Hydrogels as a Replacement Material for Damaged Articular Hyaline Cartilage

Charlotte M Beddoes, Michael R Whitehouse, Wuge H Briscoe, Bo Su*

*Corresponding author for this work

Research output: Contribution to journalArticle (Academic Journal)peer-review

39 Citations (Scopus)
519 Downloads (Pure)


Hyaline cartilage is a strong durable material that lubricates joint movement. Due to its avascular structure, cartilage has a poor self-healing ability, thus, a challenge in joint recovery. When severely damaged, cartilage may need to be replaced. However, currently we are unable to replicate the hyaline cartilage, and as such, alternative materials with considerably different properties are used. This results in undesirable side effects, including inadequate lubrication, wear debris, wear of the opposing articular cartilage, and weakening of the surrounding tissue. With the number of surgeries for cartilage repair increasing, a need for materials that can better mimic cartilage, and support the surrounding material in its typical function, is becoming evident. Here, we present a brief overview of the structure and properties of the hyaline cartilage and the current methods for cartilage repair. We then highlight some of the alternative materials under development as potential methods of repair; this is followed by an overview of the development of tough hydrogels. In particular, double network (DN) hydrogels are a promising replacement material, with continually improving physical properties. These hydrogels are coming closer to replicating the strength and toughness of the hyaline cartilage, while offering excellent lubrication. We conclude by highlighting several different methods of integrating replacement materials with the native joint to ensure stability and optimal behaviour.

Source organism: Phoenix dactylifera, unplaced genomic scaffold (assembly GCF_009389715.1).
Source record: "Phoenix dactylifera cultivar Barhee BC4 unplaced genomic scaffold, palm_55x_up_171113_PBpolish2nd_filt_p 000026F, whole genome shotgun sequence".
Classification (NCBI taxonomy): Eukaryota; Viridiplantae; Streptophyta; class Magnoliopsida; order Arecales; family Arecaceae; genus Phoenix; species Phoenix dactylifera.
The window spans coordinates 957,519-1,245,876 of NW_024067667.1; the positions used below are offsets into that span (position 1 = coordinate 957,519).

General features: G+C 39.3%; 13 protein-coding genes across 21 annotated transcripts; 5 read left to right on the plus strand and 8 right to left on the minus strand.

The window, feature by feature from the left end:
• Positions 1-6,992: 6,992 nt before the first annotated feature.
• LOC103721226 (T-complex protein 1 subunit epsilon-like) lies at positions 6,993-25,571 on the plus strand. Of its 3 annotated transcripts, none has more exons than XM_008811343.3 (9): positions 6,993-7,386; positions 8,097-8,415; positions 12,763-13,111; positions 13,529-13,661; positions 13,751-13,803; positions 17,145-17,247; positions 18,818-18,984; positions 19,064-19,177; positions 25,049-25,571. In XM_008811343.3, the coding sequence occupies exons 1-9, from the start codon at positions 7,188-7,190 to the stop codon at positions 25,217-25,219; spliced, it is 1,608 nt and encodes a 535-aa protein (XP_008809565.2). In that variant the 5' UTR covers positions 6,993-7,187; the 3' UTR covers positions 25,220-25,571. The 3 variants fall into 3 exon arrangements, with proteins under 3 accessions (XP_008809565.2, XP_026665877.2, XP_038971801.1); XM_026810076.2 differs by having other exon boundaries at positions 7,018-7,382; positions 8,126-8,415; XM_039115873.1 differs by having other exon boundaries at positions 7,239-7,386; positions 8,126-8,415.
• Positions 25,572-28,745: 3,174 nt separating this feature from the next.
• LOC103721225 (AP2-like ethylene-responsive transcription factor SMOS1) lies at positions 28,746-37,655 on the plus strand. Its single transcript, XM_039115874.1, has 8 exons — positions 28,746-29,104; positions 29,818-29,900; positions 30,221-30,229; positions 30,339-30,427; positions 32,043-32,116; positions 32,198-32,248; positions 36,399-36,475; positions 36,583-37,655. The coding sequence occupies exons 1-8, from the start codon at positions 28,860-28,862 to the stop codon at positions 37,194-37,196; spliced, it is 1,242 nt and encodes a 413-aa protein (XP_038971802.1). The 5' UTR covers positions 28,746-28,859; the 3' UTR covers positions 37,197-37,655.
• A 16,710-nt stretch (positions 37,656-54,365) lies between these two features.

Original languageEnglish
Article number443
Number of pages19
Issue number6
Early online date3 Jun 2016
Publication statusPublished - Jun 2016

Structured keywords

  • Centre for Surgical Research


  • articular cartilage
  • hydrogels
  • self-healing
  • implant
  • double network


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